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US military equipment monitoring updates in Ukraine not to go into effect until late 2025: Watchdog

While it is unclear when some watchdog measures will go into effect, others will not be implemented until at least September 2025, the report states.

Published: January 14, 2024 11:14pm

The U.S. Defense Department Inspector General's Office deemed more than $1 billion worth of sensitive military equipment given to Ukraine as being "delinquent," but at least one major reform to monitor such equipment is not set to go into effect until fall 2025, officials said. 

While the defense department has improved monitoring of equipment since Russia invaded Ukraine in February 2022, "it did not fully comply during the period covered by our review with the requirements" for defense equipment designated for "enhanced end-use monitoring," or EEUM, the watchdog said in an announcement Thursday about the report.

Items designated as EEUM are those with sensitive technology that is "particularly susceptible to diversion or misuse, or whose diversion or misuse could have significant consequences," per the inspector general. 

The inspector general monitored equipment given to Ukraine through June 2, 2023, and found that "serial number inventories for more than $1.005 billion (59 percent) of the total $1.699 billion of EEUM-designated defense articles were delinquent," per officials. 

The partially redacted 92-page report revealed that U.S. officials could not perform initial equipment inventories because the U.S. Embassy in Kyiv had closed until June 2022, and after that point, inventories could only be performed as conditions allowed due to the conflict.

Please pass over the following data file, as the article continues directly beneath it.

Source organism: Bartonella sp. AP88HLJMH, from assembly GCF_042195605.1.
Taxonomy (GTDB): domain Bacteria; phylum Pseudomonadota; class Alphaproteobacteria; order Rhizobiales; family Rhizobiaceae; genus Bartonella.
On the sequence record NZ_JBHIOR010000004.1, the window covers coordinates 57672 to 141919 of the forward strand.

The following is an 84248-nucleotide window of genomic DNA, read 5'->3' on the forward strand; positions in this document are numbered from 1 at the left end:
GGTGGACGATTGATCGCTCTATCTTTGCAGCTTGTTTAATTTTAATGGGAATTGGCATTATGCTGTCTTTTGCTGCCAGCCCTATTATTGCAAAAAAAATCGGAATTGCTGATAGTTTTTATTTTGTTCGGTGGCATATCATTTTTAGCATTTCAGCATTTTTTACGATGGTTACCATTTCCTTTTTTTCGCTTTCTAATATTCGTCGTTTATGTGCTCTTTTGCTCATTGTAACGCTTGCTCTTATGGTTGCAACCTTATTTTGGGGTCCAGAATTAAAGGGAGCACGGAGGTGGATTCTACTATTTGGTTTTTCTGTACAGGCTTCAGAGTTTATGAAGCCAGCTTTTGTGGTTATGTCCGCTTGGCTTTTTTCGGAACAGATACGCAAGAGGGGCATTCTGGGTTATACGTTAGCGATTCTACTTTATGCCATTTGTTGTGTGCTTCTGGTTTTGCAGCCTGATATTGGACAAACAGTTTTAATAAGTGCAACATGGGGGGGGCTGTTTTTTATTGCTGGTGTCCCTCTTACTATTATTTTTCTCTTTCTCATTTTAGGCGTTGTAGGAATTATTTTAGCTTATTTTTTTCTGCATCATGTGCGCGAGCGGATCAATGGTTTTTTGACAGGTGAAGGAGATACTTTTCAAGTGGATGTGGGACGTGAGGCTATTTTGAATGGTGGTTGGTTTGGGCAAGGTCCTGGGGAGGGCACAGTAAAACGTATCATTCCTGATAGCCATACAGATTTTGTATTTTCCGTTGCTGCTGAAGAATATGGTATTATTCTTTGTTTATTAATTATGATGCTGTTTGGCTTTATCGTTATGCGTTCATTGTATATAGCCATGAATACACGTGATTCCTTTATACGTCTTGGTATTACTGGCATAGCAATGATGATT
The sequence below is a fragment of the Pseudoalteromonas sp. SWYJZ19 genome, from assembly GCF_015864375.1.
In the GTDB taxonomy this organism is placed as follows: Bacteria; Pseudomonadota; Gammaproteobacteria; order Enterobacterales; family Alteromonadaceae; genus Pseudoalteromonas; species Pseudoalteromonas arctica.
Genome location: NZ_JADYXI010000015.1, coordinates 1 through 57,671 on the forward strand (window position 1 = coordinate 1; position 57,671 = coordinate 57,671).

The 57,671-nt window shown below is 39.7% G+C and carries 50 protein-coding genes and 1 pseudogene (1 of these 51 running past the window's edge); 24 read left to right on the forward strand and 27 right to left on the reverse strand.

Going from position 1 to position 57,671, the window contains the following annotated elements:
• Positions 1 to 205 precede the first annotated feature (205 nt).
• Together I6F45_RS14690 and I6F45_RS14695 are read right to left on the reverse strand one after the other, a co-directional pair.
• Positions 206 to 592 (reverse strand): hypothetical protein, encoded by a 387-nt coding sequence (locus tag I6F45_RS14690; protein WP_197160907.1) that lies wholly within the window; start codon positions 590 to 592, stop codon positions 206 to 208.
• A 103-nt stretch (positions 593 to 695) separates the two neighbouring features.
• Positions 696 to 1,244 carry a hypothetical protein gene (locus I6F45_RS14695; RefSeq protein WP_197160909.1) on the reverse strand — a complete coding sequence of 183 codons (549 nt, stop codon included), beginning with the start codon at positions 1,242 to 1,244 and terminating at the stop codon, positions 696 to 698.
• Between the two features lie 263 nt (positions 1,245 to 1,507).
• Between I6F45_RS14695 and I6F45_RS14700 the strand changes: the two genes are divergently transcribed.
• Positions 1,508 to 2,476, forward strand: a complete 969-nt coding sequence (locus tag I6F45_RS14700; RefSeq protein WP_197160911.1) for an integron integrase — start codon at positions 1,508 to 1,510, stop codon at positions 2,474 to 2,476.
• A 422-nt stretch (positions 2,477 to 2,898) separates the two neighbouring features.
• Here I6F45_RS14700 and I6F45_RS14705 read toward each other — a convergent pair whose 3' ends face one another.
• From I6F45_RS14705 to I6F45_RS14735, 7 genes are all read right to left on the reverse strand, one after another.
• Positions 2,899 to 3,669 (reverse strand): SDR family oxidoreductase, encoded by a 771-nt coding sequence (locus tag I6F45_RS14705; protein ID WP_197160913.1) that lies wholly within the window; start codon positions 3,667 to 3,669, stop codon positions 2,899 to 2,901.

The Defense Department Inspector General recommended for Ukraine's Office of Defense Cooperation to "Develop and implement additional inventory procedures to provide better accountability of enhanced end‑use monitoring defense articles transferred to the Ukrainian Armed Forces." The response from the Ukraine-focused agency was redacted, but the watchdog said it considered the recommendation closed. 

Many of the other recommendations, however, were marked as being "resolved but open," simply because the update has not gone into effect.

For example, one recommendation was "to develop and implement a system" to track serial numbers of sensitive equipment given to Ukraine, and "Stakeholders agreed that this recommendation can be implemented by September 2025," the report states.

The watchdog also recommended for procedures to be implemented that would document approved third-party transfers, but that remains "resolved but open" because it has not been implemented. The report did not state when such measures would actually go into effect.

The White House warned last month that Ukraine aid is nearly depleted as President Joe Biden is asking Congress to approve $61 billion in additional assistance for the war-torn European country.

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